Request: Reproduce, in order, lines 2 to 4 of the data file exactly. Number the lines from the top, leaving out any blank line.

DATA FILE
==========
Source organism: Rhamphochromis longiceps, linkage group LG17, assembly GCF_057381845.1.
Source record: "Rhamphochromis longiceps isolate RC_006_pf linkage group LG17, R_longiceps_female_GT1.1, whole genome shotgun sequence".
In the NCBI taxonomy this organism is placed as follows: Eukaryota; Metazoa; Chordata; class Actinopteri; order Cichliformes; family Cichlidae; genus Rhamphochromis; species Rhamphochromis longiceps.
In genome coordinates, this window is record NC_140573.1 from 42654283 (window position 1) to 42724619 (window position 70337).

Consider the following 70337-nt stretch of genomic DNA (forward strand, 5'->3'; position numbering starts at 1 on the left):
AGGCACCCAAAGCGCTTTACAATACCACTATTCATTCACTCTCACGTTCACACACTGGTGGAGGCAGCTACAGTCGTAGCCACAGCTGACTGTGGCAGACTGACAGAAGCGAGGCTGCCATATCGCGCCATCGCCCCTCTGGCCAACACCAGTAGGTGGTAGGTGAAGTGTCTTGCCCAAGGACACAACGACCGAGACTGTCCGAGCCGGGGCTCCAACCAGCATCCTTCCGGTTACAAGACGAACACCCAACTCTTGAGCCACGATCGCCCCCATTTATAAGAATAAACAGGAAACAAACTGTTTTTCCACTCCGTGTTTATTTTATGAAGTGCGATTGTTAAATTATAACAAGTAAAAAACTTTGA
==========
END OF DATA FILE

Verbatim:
Source record: "Rhamphochromis longiceps isolate RC_006_pf linkage group LG17, R_longiceps_female_GT1.1, whole genome shotgun sequence".
In the NCBI taxonomy this organism is placed as follows: Eukaryota; Metazoa; Chordata; class Actinopteri; order Cichliformes; family Cichlidae; genus Rhamphochromis; species Rhamphochromis longiceps.
In genome coordinates, this window is record NC_140573.1 from 42654283 (window position 1) to 42724619 (window position 70337).